So the article is an excellent source of both understanding and wording concerning the law on standing but the conclusions expressed in it should not be used.

The burden is on the homeowner to attack the facial v validity of documents and the ability of the lawyer from the foreclosure mill to produce, upon appropriate and timely legal demand, corroboration for the truth of the matters asserted in those documents. If he or she can’t or won’t do that, then the presumptions to the truth of the matters asserted vanishes.

But the underlying theme of the article is also true: that the idea is to cut off the ability of the foreclosure mill to present its case. Please notice that I keep referring to the “lawyer from the foreclosure mill.”

That is because I am 100% certain that the foreclosure mill brings the case on behalf of a regional law firm that answers to a national law firm governed partly by in-house counsel for the investment banks. A mistake commonly encountered when the lawyer from the foreclosure mill is pushed to disclose the identity of the client being represented is that it is representing the r regional law firm. Likewise, the regional law firm will identify its client as a national law firm.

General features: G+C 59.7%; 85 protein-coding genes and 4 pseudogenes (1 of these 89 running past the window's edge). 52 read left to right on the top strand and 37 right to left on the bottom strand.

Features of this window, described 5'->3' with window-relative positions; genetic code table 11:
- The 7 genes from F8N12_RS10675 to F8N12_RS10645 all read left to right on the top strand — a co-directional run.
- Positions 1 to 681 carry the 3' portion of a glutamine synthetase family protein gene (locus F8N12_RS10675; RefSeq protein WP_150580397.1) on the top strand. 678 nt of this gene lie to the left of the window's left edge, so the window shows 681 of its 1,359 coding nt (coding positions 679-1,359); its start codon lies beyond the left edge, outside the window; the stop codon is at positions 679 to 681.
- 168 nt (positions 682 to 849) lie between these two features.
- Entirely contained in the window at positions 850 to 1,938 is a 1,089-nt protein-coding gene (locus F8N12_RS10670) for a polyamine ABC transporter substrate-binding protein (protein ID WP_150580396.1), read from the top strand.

Nobody claims to represent US Bank, Bank of New York Mellon or Deutsch Bank National Trust Company. But if the homeowner doesn’t raise the issue, the presumption remains that the “REMIC’ Trustee” is indeed acting as trustee — i.e., that it has trust officers managing the affairs of a trust account that is receiving and distributing funds that it is legally entitled to receive.

Further, the trust account contains an unpaid loan account receivable due from a particular homeowner as an asset held and managed for beneficiaries pursuant to a trust agreement (not the PSA).

None of those statements is true. And no foreclosure mill represents the designated “trustee” or even has any contact with them. This is only true because there is no creditor to represent, as has been seen in trial and appellate cases for the last 16 years.